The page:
The Inverse Matrix is Unique

Problems and solutions in Linear Algebra

Problem 251

Let $A$ be an $n\times n$ invertible matrix. Prove that the inverse matrix of $A$ is uniques.

 
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Hint.

That the inverse matrix of $A$ is unique means that there is only one inverse matrix of $A$.
(That’s why we say “the” inverse matrix of $A$ and denote it by $A^{-1}$.)
So to prove the uniqueness, suppose that you have two inverse matrices $B$ and $C$ and show that in fact $B=C$.

Recall that $B$ is the inverse matrix if it satisfies
\[AB=BA=I,\] where $I$ is the identity matrix.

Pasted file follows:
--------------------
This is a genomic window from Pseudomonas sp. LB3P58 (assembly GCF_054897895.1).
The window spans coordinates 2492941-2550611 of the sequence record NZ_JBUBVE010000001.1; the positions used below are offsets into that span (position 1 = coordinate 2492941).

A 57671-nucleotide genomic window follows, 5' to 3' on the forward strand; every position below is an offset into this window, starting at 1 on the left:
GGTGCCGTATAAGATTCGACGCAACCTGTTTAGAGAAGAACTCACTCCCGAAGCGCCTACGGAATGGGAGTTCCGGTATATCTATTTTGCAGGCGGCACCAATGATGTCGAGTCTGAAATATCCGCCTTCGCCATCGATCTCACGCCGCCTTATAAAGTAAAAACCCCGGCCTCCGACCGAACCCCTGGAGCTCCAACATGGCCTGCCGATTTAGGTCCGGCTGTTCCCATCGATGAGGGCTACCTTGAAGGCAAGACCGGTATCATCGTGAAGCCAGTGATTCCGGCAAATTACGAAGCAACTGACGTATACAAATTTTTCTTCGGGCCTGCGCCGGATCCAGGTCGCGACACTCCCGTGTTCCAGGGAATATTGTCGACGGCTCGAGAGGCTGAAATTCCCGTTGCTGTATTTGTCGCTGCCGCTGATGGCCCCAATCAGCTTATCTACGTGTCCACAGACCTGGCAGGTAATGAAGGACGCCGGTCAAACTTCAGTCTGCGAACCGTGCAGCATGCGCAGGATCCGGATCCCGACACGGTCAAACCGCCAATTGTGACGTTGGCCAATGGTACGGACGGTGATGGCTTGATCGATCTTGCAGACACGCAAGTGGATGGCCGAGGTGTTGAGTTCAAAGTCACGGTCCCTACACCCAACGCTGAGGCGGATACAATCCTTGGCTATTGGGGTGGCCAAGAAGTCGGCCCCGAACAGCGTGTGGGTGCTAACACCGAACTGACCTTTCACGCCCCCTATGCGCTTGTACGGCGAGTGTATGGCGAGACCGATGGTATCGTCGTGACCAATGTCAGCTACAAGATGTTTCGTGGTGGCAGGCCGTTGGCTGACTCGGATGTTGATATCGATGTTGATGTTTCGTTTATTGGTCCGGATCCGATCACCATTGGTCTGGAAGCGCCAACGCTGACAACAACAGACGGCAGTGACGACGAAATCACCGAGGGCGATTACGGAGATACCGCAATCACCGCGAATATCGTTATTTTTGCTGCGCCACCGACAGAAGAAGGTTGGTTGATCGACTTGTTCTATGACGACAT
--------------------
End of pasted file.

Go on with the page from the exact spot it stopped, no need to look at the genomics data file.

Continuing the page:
Proof.

Suppose that there are two inverse matrices $B$ and $C$ of the matrix $A$. Then they satisfy
\[AB=BA=I \tag{*}\] and
\[AC=CA=I \tag{**}.\]

To show that the uniqueness of the inverse matrix, we show that $B=C$ as follows. Let $I$ be the $n\times n$ identity matrix.
We have
\begin{align*}
B&=BI\\
&=B(AC) && \text{ by (**)}\\
&=(BA)C &&\text{ by the associativity}\\
&=IC && \text{ by (*)}\\
&=C.
\end{align*}
Thus, we must have $B=C$, and there is only one inverse matrix of $A$.


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